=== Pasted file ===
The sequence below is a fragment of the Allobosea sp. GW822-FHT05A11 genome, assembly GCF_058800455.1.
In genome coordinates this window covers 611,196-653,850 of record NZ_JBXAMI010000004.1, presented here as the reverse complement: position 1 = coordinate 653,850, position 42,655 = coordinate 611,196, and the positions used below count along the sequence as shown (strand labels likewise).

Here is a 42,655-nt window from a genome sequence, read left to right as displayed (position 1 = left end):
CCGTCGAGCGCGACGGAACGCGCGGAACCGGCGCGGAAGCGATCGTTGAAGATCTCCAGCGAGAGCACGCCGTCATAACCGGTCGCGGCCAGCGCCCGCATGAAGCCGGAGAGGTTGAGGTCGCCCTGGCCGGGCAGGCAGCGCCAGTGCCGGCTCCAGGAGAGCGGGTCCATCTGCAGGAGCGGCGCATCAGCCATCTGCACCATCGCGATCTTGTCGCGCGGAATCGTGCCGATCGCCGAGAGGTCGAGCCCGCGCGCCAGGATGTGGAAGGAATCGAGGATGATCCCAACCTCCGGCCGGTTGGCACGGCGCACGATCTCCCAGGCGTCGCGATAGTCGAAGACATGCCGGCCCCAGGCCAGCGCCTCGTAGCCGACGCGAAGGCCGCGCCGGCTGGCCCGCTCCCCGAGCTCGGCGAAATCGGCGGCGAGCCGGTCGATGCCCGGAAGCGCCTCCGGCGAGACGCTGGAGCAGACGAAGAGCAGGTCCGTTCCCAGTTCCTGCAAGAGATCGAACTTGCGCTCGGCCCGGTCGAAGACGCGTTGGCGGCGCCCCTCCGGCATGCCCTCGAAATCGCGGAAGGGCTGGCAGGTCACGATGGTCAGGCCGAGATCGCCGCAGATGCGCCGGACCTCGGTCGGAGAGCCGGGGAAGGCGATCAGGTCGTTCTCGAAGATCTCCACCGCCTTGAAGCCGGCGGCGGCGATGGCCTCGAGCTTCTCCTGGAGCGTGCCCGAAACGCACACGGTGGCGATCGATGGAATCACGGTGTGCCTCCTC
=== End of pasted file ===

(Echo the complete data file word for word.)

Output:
The sequence below is a fragment of the Allobosea sp. GW822-FHT05A11 genome, assembly GCF_058800455.1.
In genome coordinates this window covers 611,196-653,850 of record NZ_JBXAMI010000004.1, presented here as the reverse complement: position 1 = coordinate 653,850, position 42,655 = coordinate 611,196, and the positions used below count along the sequence as shown (strand labels likewise).

Here is a 42,655-nt window from a genome sequence, read left to right as displayed (position 1 = left end):
CCGTCGAGCGCGACGGAACGCGCGGAACCGGCGCGGAAGCGATCGTTGAAGATCTCCAGCGAGAGCACGCCGTCATAACCGGTCGCGGCCAGCGCCCGCATGAAGCCGGAGAGGTTGAGGTCGCCCTGGCCGGGCAGGCAGCGCCAGTGCCGGCTCCAGGAGAGCGGGTCCATCTGCAGGAGCGGCGCATCAGCCATCTGCACCATCGCGATCTTGTCGCGCGGAATCGTGCCGATCGCCGAGAGGTCGAGCCCGCGCGCCAGGATGTGGAAGGAATCGAGGATGATCCCAACCTCCGGCCGGTTGGCACGGCGCACGATCTCCCAGGCGTCGCGATAGTCGAAGACATGCCGGCCCCAGGCCAGCGCCTCGTAGCCGACGCGAAGGCCGCGCCGGCTGGCCCGCTCCCCGAGCTCGGCGAAATCGGCGGCGAGCCGGTCGATGCCCGGAAGCGCCTCCGGCGAGACGCTGGAGCAGACGAAGAGCAGGTCCGTTCCCAGTTCCTGCAAGAGATCGAACTTGCGCTCGGCCCGGTCGAAGACGCGTTGGCGGCGCCCCTCCGGCATGCCCTCGAAATCGCGGAAGGGCTGGCAGGTCACGATGGTCAGGCCGAGATCGCCGCAGATGCGCCGGACCTCGGTCGGAGAGCCGGGGAAGGCGATCAGGTCGTTCTCGAAGATCTCCACCGCCTTGAAGCCGGCGGCGGCGATGGCCTCGAGCTTCTCCTGGAGCGTGCCCGAAACGCACACGGTGGCGATCGATGGAATCACGGTGTGCCTCCTC